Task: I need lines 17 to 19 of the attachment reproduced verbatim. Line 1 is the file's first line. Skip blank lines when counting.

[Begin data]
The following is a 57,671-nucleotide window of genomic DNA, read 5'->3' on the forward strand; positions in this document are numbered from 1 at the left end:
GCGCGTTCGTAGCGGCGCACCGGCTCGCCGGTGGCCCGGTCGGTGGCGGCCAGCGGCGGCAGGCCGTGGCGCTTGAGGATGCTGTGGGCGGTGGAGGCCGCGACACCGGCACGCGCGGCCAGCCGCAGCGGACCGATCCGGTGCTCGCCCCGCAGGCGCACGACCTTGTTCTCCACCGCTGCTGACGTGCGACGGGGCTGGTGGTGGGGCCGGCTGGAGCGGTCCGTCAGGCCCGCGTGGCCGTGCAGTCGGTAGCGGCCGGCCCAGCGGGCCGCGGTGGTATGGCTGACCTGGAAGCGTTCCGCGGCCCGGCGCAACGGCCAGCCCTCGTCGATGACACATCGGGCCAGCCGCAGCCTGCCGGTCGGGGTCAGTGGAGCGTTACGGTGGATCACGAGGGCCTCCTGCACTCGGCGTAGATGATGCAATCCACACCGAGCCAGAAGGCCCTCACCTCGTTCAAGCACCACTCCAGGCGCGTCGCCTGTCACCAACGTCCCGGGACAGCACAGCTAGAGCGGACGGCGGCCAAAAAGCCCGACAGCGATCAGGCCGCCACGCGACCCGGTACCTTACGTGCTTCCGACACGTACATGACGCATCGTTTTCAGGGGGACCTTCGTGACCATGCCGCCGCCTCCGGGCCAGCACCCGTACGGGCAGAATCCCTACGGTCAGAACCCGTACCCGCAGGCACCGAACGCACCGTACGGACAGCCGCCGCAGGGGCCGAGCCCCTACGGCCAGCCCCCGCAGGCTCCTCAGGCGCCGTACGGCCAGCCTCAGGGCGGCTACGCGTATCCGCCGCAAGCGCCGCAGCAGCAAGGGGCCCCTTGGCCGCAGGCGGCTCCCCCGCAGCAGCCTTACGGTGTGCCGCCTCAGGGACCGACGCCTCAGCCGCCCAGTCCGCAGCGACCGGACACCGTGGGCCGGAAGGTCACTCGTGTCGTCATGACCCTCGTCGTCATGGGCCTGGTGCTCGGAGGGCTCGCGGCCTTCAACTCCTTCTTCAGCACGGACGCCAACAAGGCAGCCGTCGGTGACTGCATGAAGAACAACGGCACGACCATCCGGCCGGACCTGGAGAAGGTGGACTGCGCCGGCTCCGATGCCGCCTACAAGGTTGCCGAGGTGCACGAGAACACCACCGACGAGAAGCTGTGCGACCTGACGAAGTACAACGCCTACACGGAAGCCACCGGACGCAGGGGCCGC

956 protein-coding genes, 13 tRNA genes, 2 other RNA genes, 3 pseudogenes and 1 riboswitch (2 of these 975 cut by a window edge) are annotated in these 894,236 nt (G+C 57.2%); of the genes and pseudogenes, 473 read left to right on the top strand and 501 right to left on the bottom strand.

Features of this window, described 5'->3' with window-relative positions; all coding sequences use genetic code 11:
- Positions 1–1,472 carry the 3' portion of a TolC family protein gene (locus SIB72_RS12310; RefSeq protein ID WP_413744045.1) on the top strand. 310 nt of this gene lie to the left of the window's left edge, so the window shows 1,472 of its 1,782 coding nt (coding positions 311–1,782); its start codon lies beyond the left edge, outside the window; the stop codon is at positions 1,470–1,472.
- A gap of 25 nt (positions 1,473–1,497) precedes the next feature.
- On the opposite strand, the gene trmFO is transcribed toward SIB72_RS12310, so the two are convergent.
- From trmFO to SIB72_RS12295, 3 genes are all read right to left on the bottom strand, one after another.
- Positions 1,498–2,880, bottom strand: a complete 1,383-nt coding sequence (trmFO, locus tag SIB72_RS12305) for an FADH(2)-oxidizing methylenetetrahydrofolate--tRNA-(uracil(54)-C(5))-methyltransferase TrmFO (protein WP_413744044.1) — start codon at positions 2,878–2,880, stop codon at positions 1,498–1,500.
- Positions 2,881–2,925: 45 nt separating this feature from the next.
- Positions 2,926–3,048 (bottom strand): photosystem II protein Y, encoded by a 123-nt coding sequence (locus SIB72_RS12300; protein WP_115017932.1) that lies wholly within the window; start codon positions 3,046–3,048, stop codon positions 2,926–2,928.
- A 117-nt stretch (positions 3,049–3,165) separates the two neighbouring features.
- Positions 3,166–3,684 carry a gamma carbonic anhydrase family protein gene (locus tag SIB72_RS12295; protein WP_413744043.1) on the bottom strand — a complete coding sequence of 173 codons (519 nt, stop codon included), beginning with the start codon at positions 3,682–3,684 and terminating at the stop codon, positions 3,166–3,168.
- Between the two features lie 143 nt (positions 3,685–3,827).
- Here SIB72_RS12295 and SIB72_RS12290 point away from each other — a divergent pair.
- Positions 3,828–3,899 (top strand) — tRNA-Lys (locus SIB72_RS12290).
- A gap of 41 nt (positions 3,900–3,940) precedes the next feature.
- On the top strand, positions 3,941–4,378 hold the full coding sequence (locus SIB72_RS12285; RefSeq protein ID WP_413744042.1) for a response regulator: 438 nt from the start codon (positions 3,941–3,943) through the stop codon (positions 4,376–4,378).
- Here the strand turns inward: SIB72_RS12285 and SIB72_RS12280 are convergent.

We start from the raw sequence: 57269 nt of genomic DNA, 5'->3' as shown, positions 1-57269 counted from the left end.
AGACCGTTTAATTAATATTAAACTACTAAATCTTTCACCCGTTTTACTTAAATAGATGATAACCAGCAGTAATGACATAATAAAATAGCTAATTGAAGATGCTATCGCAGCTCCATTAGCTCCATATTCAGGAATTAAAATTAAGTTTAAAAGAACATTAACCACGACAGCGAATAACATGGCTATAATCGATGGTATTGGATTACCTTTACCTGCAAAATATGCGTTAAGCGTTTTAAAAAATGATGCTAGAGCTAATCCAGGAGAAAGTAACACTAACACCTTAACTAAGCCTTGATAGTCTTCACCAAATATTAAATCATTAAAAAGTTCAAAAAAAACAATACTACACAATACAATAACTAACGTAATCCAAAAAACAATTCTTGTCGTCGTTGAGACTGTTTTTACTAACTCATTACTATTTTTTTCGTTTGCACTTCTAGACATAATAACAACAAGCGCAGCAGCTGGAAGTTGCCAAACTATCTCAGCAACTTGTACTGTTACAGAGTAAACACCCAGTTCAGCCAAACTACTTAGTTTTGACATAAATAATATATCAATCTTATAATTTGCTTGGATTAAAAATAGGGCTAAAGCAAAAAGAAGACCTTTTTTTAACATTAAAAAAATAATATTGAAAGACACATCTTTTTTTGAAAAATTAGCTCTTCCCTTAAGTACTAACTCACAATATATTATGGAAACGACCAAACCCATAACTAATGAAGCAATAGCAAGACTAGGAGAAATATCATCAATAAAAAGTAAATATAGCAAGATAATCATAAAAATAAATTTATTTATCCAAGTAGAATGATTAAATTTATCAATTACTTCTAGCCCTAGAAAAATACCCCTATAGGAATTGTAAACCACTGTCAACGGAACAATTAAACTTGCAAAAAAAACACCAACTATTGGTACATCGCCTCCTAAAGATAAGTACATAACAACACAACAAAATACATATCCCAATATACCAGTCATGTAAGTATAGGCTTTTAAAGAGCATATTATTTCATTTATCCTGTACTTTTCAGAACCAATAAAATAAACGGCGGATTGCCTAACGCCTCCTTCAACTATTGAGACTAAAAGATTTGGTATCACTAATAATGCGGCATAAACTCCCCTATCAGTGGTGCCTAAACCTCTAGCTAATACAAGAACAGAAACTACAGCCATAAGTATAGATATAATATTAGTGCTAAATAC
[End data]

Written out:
- A gap of 41 nt (positions 3,900–3,940) precedes the next feature.
- On the top strand, positions 3,941–4,378 hold the full coding sequence (locus SIB72_RS12285; RefSeq protein ID WP_413744042.1) for a response regulator: 438 nt from the start codon (positions 3,941–3,943) through the stop codon (positions 4,376–4,378).
- Here the strand turns inward: SIB72_RS12285 and SIB72_RS12280 are convergent.